For many years I have done a long run on Christmas Day. It’s a great time to run, there’s no one else out. The weather tends to allow for long runs, and there aren’t many flowers to slow me down. I had intended to run out to Little Pine (by fireroad, the front of Santa Cruz trail is a mess that only Ken Hughes dares to run), and see what the back side of the trail is like — since the fire didn’t burn much on the back side I hoped that section would be passable. But when it rained a lot Friday I didn’t want to deal with muddy landslides (dry landslides might be OK). So… I decided to run out to Divide Peak instead.
I’ve never been all the way to Divide Peak (which is approximately at the Ventura/SB county line and is at the (effective) end of Camino Cielo). The furthest I’ve gone is the top of Franklin Trail.
I ran up Romero Rd again (It took me 3 minutes longer to get to the top than it had on Friday; my legs were getting tired). There was snow visible from the saddle!
Then down the backside to the intersection with Divide Peak road, and out that. Passed Island View trail, passed Franklin Trail… and then the road got really bad… another 3~4 miles took me to Divide Peak.
This route took 8:35 hours, I was tired, and the road was poor.
On Tuesday I finally ran down to Santa Cruz Station. Now I knew that the front side of Santa Cruz trail had been trashed by the Rey fire, but there were large stretches of it that were fine, so I hoped that the back side (where there was less fire) would be fine. I was wrong.
Last week at First Crossing it was possible to avoid getting my feet wet by taking the River trail to Oso. After the rain on Friday the channel had shifted and the River trail was either under water or mud. So I went across the ford.
There was frost on the ground. That water was cold. My feet felt frozen for the next two miles.
I took Camuesa to Buckhorn to Little Pine Rd. to Happy Hollow. Happy Hollow did not look happy.
Nor did the top of Little Pine
The Zaca fire tore through here 9 years ago, and the Rey fire came through in August. Nine years is not long enough to recover. There are poppy forbs growing in the ground, and the grass is returning, but the trees…
Going down Santa Cruz trail wasn’t bad at first and I got hopeful that it would all be clear … but after a tenth of a mile I came upon the landslide. It was almost unbroken for half a mile. No sign of trail anywhere. Not as bad as the front side — I did not feel I would fall to my death, but I did slip frequently. I needed both hands and feet to clamber across.
But after that half mile things were fine. The trail emerged from the burn area and wasn’t much worse than usual (no one’s been on it for 3 months so it’s a bit more overgrown). Little Pine Spring appeared unaffected.
I filled up with water at Santa Cruz creek, and forded it. Wet feet again, but at least the day was warmer now.
I took the fire road out of the Station (I didn’t want to deal with the trail again), FS 6N14. I’ve never taken the road before. I’m not sure I ever will again. It’s four miles straight up. It’s not runable. Not by me after 20 miles anyway. It was also surprisingly hot. It took forever.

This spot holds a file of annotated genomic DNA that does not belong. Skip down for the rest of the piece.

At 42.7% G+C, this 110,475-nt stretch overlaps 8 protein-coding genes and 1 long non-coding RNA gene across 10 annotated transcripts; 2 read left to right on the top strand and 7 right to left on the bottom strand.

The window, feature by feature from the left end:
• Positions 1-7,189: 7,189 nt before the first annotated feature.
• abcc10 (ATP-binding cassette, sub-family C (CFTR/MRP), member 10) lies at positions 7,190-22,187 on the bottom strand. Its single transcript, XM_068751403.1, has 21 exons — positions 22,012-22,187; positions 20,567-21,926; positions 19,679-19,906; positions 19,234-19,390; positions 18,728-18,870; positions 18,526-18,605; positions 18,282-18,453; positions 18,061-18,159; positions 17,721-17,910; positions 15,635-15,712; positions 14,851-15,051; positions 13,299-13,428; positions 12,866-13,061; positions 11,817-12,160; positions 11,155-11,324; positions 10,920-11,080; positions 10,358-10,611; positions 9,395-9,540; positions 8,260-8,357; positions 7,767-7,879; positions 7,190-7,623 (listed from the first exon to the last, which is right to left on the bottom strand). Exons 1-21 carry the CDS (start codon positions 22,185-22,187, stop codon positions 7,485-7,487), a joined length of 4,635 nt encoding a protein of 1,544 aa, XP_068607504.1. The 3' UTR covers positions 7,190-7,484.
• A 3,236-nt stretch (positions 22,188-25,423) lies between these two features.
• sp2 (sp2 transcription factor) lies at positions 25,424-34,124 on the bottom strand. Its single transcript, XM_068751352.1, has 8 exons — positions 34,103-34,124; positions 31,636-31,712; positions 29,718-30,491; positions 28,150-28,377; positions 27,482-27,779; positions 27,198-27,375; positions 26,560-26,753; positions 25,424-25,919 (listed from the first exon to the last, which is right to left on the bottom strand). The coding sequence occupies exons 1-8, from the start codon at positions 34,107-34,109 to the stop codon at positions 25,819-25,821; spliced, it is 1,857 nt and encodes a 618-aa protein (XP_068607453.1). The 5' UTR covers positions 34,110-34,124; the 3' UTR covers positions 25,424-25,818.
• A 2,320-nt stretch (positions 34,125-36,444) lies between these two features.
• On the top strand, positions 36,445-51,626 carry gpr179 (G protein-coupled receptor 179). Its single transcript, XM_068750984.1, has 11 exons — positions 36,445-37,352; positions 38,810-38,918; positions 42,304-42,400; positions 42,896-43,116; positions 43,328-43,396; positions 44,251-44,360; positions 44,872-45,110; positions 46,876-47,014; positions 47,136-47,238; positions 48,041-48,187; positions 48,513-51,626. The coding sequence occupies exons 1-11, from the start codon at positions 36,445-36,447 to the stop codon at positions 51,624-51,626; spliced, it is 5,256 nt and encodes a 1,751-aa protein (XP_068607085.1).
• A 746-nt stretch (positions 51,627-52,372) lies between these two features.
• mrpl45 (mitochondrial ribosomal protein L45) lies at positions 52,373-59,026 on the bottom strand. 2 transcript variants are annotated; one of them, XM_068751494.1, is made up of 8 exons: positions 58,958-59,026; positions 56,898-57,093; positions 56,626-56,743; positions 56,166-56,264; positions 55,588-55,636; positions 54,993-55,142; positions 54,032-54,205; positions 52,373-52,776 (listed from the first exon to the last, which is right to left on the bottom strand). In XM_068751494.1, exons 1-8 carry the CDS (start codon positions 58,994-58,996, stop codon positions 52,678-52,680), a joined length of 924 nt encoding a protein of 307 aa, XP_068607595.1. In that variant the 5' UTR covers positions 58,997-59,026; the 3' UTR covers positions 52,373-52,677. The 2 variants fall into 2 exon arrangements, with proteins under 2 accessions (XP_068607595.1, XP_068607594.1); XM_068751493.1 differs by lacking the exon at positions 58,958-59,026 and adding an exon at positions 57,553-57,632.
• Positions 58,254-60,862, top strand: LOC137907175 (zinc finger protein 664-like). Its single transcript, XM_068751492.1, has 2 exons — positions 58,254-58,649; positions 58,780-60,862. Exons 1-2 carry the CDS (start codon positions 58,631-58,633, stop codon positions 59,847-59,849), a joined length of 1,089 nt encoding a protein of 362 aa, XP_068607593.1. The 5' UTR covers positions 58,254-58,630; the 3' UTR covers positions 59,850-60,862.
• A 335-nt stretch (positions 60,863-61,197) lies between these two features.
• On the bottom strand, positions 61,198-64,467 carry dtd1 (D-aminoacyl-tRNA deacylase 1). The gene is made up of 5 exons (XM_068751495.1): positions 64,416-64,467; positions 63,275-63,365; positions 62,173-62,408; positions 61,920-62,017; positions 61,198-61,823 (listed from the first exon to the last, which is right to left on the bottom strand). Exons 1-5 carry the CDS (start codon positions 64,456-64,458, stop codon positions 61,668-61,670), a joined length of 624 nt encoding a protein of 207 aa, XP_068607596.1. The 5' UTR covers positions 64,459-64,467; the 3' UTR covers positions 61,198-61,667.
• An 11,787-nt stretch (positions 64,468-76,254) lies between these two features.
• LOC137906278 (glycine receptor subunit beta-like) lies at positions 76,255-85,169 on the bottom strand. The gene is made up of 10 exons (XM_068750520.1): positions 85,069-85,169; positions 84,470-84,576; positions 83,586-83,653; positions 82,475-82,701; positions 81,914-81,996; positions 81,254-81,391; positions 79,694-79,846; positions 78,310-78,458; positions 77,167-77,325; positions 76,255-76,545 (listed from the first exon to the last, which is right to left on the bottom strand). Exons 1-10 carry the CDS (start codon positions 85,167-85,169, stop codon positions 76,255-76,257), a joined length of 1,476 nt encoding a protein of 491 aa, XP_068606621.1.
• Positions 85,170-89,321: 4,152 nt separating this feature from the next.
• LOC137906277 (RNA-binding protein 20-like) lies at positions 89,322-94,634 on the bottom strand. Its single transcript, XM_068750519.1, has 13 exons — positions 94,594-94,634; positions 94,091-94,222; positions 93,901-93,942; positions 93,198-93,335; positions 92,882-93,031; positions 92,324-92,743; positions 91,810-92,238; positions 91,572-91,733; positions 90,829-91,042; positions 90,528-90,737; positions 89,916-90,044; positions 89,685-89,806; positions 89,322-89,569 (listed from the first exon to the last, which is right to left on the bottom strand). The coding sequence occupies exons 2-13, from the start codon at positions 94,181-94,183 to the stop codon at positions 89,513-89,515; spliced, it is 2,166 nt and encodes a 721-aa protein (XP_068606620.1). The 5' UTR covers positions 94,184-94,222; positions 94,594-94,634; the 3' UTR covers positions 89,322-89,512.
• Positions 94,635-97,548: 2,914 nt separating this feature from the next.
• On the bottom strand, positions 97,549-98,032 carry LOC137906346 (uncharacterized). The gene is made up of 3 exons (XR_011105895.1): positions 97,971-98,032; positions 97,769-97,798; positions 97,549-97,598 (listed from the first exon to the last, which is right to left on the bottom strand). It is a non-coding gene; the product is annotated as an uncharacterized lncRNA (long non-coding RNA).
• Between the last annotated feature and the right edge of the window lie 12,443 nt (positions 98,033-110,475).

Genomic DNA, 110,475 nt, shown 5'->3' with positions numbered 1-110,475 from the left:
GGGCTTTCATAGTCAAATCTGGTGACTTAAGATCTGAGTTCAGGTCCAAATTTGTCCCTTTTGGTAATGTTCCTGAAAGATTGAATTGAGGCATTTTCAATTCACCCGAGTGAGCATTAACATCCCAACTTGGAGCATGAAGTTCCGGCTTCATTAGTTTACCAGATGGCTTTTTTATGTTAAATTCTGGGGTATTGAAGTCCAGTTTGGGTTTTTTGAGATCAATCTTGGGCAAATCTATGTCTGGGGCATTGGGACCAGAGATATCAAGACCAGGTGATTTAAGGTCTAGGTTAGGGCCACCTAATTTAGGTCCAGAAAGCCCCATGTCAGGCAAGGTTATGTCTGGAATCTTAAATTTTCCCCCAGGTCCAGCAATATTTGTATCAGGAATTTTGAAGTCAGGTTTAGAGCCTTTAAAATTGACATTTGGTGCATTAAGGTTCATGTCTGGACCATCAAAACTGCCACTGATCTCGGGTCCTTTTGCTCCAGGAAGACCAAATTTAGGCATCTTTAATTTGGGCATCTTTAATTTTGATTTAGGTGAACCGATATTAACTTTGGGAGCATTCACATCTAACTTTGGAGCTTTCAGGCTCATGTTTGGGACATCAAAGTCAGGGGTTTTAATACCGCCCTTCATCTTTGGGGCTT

Eventually it reached Buckhorn Rd. I ran the next (last) 12 miles in under 2 hours.
I took my shoes off at first crossing, and drove home barefoot.
Total time 8:43 hours.
On Wednesday I took the dog for her run.
I conduct a small experiment before each run… I leave a carrot on my front steps. The dog likes carrots. Normally the dog is so excited by the idea of a run that she will ignore the carrot until we return. She’s not unaware of it (she usually runs over it) and she goes directly to it at the end, but running is just more important (at the start).
Today for the first time, she picked up the carrot. She didn’t eat it, but she carried it around the yard as she ran in excited circles. Finally she dropped it at the front gate and let me put her leash on. As always she went right to it when we got back.
Friday Cynthia took me hiking up to see the Gaviota Wind Caves, and on beyond. Or that was the plan. Actually it started raining just as we reached the first cave, so we stopped there and waited it out. Squalls had blown in and out earlier and we assumed this one would pass quickly, but we waited almost an hour.
I quoted Pooh: “It rained, and it rained, and it rained”, and went on to describe how the Wild Woozles who lived at the East Pole took the fur off Pooh’s legs to make their nests…
Eventually it let up and we proceeded. We passed another set of caves, and just beyond them found (what I believe to be) a Purissima Manzanita.
This has a CNPS ranking of 1.B1 which is as endangered as you can get without being presumed extinct.
But here it started to rain again, and we decided to call it a day. We’d only hiked a mile in, and it wasn’t a run, so it doesn’t really add to my mileage for the week (but it was neat).
On Saturday I took the dog out to More Mesa again. As usual the dog ignored her carrot at the start, and we took off at a gallop.
It started raining.
This did not deter the dog, it just meant she got muddy. Come to that it didn’t deter me either, though it did make the mesa muddy and that was a bit of an issue.
On the way home the dog found a bone. A rib bone. She was very interested in the bone. Eventually I persuaded her that she could run and carry the bone at the same time. It was only about 2 miles at this point. But sometimes she’d try to chew rather than carry and the bone would slip and we’d have to stop to pick it up again. We came home a bit more slowly that usual. About half a mile from home she spit out the bone and ignored it. Perhaps she was thinking of the carrot waiting for her…